With the connection to Duck Dynasty, Zach was asked to perform a song at Si Robertson’s vow renewal ceremony. Zach’s song was then part of a six-song EP featuring the songs from the ceremony.


In the meantime, Zach continued pushing his music, both as a singer and songwriter. “I’d decided to go by every music publishing company in town and knock on their doors,” says Zach. “I only got in one because I followed a Jimmy John’s delivery dude. They buzzed him in, and I followed! But the owner wasn’t there.”


While Zach had seen some success, he felt that he just wasn’t getting anywhere. It was then that Juan Contreras received a call from a friend from Paducah to tell him about Zach’s upcoming performance at Nashville’s Commodore Grille. Juan, always curious about talent, decided to go see Zach perform. The pair met, but Zach was unsure if he’d ever hear from him again.


“I had just broke down around that time,” says Zach. “I had decided to go to back to every publisher every day until I got in every one. I asked God to give me hope and to let me know if I was even supposed to be down here. I asked him to open up a door. The next day is when Juan called me.”


Juan, a fan of Zach’s style, connected with producer Eddie Gore who ran Insomnia Studio in the RCA Victor building with partner and co-owner Steve Cropper, the legendary guitarist who played for Booker T. & the M.G.s, Otis Redding, and The Blues Brothers. He also cowrote the songs Knock on Wood, In the Midnight Hour, and (Sittin' On) The Dock of the Bay.



This year, Juan, Eddie, Zach, and a backing of talented Nashville musicians set about the task of tracking songs Zach cowrote. Zach performs with his guitar, Eddie fleshes out the arrangement for the backing band, and under the guidance of Juan, they produce songs that showcase the talent of Zach both as a songwriter and performer. The three are at home in the studio and at home with one another. They work together as if they’ve been making music together for decades. During our interview, we ask few questions as they carry a conversation amongst themselves. They are equally interested in one another’s stories, the room full of laughter and smiles.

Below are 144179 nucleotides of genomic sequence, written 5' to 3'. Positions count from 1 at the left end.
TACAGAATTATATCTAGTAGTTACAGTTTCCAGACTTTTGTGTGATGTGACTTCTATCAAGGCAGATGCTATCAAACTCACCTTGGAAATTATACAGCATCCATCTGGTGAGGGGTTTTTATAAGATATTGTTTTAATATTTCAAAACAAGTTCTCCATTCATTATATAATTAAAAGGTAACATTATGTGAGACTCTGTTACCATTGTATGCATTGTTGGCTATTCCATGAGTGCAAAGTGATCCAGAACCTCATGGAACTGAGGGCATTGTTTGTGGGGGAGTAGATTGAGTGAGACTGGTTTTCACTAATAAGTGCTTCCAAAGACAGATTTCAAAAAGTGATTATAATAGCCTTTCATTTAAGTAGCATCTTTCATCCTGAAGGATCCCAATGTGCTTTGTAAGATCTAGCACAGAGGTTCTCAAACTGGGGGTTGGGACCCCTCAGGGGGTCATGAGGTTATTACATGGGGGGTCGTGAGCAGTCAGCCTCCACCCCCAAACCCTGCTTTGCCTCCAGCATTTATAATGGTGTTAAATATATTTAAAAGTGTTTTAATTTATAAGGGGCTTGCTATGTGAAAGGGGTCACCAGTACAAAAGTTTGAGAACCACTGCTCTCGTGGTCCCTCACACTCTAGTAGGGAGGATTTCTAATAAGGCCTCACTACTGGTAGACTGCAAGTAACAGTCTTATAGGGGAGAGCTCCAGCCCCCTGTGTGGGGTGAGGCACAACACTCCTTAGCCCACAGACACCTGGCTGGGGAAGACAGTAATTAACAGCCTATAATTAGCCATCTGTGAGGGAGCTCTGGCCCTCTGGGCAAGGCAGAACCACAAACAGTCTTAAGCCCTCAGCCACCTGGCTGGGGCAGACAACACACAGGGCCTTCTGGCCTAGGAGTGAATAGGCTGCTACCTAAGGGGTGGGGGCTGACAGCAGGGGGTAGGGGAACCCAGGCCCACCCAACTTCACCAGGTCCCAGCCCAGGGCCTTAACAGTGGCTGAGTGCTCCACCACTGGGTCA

“These guys are great!” says Eddie. “I love having Juan sitting next to me. He has a totally different set of ears and can see the steps after it leaves our studio.”


“My language is different than Eddie’s,” says Juan. “We were working recently, and I said something like, ‘Let’s take this and redneck it up.’”


“And he did, too!” laughs Eddie.


“I wanted something between a Hank, Jr. and Charlie Daniels thing,” adds Juan. “I felt that’s the way the song was going.”


“The whole band fell into that!” laughs Eddie. “They got it! That’s one of the reasons I love working with Juan. The best way I could thank someone like Juan is to just keep going and keep working hard. And with someone like Zach, a person with a strong work ethic, it’s easy. There’s just a sense when you meet someone and realize that they just get ‘it.’ Zach gets it. And Zach has a great creative AND business sense. And he knocked on every publisher’s door! There’s something to be said for that.”


“These guys are great!” adds Zach. “I am so blessed to be able to sit in the same room with them and work with them.”